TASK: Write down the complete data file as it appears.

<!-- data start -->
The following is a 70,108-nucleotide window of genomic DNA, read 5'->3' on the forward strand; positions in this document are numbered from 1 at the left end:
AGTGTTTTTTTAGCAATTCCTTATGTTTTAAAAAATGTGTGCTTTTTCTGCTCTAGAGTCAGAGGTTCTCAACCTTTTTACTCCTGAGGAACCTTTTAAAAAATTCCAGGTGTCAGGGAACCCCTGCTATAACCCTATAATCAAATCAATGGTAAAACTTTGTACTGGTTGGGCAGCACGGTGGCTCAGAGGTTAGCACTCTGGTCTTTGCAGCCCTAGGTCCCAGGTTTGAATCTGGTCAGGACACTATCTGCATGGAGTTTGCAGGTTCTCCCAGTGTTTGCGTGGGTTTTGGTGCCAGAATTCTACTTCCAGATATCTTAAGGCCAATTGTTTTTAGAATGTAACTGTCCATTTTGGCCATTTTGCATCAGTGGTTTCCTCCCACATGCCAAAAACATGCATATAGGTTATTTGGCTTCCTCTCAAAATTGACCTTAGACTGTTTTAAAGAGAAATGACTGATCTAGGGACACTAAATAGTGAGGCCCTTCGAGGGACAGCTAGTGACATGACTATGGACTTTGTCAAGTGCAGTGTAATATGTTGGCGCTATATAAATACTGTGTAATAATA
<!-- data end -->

The following is a 70,108-nucleotide window of genomic DNA, read 5'->3' on the forward strand; positions in this document are numbered from 1 at the left end:
AGTGTTTTTTTAGCAATTCCTTATGTTTTAAAAAATGTGTGCTTTTTCTGCTCTAGAGTCAGAGGTTCTCAACCTTTTTACTCCTGAGGAACCTTTTAAAAAATTCCAGGTGTCAGGGAACCCCTGCTATAACCCTATAATCAAATCAATGGTAAAACTTTGTACTGGTTGGGCAGCACGGTGGCTCAGAGGTTAGCACTCTGGTCTTTGCAGCCCTAGGTCCCAGGTTTGAATCTGGTCAGGACACTATCTGCATGGAGTTTGCAGGTTCTCCCAGTGTTTGCGTGGGTTTTGGTGCCAGAATTCTACTTCCAGATATCTTAAGGCCAATTGTTTTTAGAATGTAACTGTCCATTTTGGCCATTTTGCATCAGTGGTTTCCTCCCACATGCCAAAAACATGCATATAGGTTATTTGGCTTCCTCTCAAAATTGACCTTAGACTGTTTTAAAGAGAAATGACTGATCTAGGGACACTAAATAGTGAGGCCCTTCGAGGGACAGCTAGTGACATGACTATGGACTTTGTCAAGTGCAGTGTAATATGTTGGCGCTATATAAATACTGTGTAATAATA